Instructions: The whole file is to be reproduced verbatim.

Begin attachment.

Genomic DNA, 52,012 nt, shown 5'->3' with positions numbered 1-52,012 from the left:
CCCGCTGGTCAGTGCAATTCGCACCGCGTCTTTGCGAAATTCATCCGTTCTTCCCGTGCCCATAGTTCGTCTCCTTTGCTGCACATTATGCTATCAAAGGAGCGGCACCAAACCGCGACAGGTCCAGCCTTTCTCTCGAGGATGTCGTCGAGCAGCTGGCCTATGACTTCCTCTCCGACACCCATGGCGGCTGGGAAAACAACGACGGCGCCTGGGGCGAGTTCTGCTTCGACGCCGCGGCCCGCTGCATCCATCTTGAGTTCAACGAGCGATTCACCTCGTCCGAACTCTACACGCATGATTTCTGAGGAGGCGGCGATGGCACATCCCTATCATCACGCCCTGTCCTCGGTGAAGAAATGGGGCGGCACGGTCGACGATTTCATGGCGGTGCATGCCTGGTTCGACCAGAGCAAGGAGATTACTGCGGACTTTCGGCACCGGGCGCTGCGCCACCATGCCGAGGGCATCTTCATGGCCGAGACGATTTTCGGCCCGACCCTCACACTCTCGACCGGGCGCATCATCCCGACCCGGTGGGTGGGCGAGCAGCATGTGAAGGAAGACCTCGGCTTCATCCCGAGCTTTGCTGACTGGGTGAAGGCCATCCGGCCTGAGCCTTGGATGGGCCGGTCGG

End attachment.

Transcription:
Genomic DNA, 52,012 nt, shown 5'->3' with positions numbered 1-52,012 from the left:
CCCGCTGGTCAGTGCAATTCGCACCGCGTCTTTGCGAAATTCATCCGTTCTTCCCGTGCCCATAGTTCGTCTCCTTTGCTGCACATTATGCTATCAAAGGAGCGGCACCAAACCGCGACAGGTCCAGCCTTTCTCTCGAGGATGTCGTCGAGCAGCTGGCCTATGACTTCCTCTCCGACACCCATGGCGGCTGGGAAAACAACGACGGCGCCTGGGGCGAGTTCTGCTTCGACGCCGCGGCCCGCTGCATCCATCTTGAGTTCAACGAGCGATTCACCTCGTCCGAACTCTACACGCATGATTTCTGAGGAGGCGGCGATGGCACATCCCTATCATCACGCCCTGTCCTCGGTGAAGAAATGGGGCGGCACGGTCGACGATTTCATGGCGGTGCATGCCTGGTTCGACCAGAGCAAGGAGATTACTGCGGACTTTCGGCACCGGGCGCTGCGCCACCATGCCGAGGGCATCTTCATGGCCGAGACGATTTTCGGCCCGACCCTCACACTCTCGACCGGGCGCATCATCCCGACCCGGTGGGTGGGCGAGCAGCATGTGAAGGAAGACCTCGGCTTCATCCCGAGCTTTGCTGACTGGGTGAAGGCCATCCGGCCTGAGCCTTGGATGGGCCGGTCGG